Councillors raise safety concerns as weeds overrun pavements

Two councillors are raising concerns about weeds causing a trip hazard on quiet residential roads.

Weeds near London Road railway station in Brighton

Independent councillor Bridget Fishleigh, who represents Rottingdean Coastal ward, said that people in her area had ended up in hospital after tripping on weeds growing between paving stones.

She plans to ask Brighton and Hove City Council’s Environment, Transport and Sustainability Committee to make paving safe around shops and bus stops and on sloping pavements.

German Doner Kebab

Councillor Fishleigh said: “Numerous older people have hurt themselves when slipping on wet vegetation growing between pavements in Rottingdean Coastal ward.

“Unfortunately, several have had to go to hospital with head injuries.”

Labour councillor Theresa Fowler, who represents Hollingdean and Stanmer ward, is concerned about long grass across the pavement in Hollingdean Terrace.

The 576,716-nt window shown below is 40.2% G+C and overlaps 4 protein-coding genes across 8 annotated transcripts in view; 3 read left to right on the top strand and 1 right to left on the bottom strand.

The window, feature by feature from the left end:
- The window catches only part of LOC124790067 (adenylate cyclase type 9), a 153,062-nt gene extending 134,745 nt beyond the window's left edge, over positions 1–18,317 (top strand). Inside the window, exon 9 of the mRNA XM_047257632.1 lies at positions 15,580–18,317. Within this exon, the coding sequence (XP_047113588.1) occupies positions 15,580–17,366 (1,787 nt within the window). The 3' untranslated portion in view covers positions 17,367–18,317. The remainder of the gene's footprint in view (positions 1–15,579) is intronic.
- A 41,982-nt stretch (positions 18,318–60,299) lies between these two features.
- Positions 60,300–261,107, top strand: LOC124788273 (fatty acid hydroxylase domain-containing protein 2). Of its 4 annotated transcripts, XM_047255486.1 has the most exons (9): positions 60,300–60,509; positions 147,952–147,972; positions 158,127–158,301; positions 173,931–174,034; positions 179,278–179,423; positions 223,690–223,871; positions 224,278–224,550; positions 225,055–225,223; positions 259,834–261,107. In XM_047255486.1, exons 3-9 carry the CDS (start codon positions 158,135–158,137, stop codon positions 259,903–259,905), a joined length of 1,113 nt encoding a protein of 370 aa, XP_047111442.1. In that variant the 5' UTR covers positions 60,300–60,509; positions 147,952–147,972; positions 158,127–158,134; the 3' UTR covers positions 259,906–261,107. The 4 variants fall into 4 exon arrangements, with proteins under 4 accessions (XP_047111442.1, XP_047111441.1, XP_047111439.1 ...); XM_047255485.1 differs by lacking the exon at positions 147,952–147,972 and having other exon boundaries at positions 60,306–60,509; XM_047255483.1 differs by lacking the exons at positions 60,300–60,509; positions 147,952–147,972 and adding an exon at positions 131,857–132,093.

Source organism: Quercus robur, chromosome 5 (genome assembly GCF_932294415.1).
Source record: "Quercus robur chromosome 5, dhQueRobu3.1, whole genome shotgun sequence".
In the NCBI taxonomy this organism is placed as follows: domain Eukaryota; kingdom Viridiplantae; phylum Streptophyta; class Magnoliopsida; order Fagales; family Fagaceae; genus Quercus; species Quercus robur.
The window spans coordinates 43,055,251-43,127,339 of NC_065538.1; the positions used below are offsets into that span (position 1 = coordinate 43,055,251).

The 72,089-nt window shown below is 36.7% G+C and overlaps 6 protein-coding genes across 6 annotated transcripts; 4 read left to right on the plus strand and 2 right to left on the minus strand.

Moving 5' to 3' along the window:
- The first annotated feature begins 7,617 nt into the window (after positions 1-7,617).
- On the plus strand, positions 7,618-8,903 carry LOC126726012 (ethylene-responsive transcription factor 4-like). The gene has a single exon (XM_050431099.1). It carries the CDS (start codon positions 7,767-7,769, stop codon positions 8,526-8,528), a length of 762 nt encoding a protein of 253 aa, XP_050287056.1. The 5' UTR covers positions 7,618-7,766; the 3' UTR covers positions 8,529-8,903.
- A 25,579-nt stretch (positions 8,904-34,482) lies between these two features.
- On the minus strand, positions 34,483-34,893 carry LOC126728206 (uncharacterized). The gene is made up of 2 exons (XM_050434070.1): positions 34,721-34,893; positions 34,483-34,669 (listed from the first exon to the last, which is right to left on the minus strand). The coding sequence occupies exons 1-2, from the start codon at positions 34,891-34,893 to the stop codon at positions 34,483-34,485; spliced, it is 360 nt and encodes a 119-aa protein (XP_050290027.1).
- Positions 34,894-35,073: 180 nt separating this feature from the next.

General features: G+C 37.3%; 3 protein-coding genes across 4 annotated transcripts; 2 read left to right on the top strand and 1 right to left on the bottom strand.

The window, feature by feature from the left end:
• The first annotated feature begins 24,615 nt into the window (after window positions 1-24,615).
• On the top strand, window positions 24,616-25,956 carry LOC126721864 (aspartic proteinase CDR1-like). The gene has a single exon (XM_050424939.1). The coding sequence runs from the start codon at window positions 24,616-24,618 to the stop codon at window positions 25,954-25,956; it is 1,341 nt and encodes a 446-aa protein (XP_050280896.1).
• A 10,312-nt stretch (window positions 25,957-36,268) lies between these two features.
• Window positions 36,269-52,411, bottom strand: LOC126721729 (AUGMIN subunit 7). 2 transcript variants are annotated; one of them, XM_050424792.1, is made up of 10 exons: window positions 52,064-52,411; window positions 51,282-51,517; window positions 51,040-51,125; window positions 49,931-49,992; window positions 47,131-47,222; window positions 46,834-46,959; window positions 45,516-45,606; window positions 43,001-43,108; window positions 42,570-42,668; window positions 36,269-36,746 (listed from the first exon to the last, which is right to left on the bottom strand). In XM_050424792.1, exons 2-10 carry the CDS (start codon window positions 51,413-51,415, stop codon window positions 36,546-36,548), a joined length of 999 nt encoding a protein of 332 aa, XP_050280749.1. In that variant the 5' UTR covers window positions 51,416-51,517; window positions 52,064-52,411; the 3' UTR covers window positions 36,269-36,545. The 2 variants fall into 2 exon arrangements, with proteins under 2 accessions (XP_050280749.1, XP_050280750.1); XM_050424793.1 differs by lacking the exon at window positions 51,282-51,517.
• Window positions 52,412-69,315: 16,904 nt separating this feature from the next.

She said: “As much as I do enjoy seeing the wildflowers that have been popping up by the roadside and agree that we do not use pesticides, Hollingdean Terrace is looking particularly bad with long grass lying across the pavement.”

The council said that it did not use glyphosate weed killer last year and would not be spraying the herbicide this year either.

Council workers are removing weeds by hand in some places.

Last year extra workers were employed from July to clear weeds from city roads.

Workers removed weeds from 472 roads in Brighton and Hove last year.

In October last year, Patcham ward councillor Alistair McNair shared his concerns about overgrown pavements in Hollingbury causing a trip hazard.